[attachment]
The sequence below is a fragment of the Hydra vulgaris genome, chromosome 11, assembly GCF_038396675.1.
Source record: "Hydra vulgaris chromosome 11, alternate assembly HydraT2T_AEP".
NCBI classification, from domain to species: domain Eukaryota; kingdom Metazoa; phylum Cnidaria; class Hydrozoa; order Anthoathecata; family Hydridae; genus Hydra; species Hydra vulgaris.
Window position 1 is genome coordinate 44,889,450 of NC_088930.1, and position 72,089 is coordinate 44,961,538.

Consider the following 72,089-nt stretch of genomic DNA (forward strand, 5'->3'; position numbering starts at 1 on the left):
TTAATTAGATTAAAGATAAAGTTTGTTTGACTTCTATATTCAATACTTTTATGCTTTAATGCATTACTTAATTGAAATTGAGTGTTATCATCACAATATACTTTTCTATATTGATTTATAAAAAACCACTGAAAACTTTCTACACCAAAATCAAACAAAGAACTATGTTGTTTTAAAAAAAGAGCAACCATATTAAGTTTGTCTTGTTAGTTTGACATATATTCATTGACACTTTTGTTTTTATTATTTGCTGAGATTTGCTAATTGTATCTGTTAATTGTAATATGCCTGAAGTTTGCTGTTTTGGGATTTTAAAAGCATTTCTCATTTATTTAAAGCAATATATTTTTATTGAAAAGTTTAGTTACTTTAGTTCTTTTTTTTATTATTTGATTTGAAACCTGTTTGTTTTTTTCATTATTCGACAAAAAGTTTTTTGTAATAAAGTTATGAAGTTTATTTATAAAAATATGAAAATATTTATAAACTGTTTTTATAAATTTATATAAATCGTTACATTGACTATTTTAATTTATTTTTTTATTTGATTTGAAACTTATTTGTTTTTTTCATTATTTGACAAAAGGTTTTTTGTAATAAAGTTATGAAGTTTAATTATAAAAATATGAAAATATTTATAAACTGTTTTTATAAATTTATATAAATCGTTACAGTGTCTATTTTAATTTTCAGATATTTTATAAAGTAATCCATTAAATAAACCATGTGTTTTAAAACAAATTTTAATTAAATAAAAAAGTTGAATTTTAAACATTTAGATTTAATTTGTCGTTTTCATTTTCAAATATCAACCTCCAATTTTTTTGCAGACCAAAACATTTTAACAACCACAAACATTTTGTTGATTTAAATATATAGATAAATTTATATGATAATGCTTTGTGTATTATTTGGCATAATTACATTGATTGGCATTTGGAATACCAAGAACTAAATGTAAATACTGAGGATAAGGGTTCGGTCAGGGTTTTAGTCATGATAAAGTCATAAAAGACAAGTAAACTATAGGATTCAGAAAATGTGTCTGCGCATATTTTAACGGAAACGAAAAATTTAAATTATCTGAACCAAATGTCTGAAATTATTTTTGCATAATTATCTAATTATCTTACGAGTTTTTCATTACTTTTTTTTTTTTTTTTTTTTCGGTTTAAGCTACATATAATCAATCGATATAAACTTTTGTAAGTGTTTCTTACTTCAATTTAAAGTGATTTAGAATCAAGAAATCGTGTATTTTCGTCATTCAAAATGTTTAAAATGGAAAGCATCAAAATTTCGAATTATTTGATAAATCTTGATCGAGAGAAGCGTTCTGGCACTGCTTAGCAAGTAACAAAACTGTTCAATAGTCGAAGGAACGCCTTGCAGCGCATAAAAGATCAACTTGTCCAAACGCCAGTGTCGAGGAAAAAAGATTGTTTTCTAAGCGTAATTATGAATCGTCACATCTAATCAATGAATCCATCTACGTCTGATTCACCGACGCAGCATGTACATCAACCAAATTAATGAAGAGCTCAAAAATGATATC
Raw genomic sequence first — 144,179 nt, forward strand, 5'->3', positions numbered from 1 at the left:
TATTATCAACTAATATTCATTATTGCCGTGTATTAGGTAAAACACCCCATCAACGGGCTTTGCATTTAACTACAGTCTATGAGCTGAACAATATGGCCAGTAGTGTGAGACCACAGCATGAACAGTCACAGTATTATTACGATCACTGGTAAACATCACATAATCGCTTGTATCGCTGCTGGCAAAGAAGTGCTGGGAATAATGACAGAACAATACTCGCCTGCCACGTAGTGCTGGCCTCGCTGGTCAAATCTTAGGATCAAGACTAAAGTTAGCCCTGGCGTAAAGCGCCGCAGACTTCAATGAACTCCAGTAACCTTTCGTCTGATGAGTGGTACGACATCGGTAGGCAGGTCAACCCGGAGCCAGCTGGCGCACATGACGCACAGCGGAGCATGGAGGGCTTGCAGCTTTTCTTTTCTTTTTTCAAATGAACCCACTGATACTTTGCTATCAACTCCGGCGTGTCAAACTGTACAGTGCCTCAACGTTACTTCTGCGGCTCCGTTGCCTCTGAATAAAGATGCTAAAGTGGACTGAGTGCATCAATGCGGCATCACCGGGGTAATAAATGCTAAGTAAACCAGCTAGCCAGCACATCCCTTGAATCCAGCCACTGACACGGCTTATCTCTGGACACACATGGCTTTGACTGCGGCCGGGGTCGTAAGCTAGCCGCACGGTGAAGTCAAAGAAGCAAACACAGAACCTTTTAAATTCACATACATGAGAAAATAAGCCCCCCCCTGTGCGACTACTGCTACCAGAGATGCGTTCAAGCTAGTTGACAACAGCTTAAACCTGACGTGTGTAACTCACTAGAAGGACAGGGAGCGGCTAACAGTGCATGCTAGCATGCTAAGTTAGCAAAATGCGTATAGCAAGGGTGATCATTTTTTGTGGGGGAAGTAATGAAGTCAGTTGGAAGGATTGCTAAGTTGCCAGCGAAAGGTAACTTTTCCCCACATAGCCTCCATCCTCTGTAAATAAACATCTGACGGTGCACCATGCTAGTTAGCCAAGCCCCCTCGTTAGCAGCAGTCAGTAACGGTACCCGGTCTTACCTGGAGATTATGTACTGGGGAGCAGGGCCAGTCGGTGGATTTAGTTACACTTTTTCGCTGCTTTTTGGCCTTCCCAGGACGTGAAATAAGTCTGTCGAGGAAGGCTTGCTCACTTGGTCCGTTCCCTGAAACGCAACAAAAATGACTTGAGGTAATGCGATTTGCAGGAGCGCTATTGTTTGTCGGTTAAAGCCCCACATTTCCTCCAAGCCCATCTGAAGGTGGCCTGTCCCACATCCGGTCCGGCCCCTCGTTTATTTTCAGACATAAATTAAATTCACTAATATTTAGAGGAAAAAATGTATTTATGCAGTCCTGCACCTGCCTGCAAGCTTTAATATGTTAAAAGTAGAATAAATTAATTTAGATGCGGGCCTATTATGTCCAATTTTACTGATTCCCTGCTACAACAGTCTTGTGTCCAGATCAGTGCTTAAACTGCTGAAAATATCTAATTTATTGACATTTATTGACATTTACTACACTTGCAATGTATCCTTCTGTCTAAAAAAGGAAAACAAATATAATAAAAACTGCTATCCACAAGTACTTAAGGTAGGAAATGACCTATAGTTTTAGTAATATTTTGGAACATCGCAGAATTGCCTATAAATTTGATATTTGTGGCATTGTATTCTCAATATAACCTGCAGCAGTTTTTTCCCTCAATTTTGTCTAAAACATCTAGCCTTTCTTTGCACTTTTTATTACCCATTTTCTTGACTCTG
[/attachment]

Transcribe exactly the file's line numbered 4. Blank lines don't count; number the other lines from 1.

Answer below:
Window position 1 is genome coordinate 44,889,450 of NC_088930.1, and position 72,089 is coordinate 44,961,538.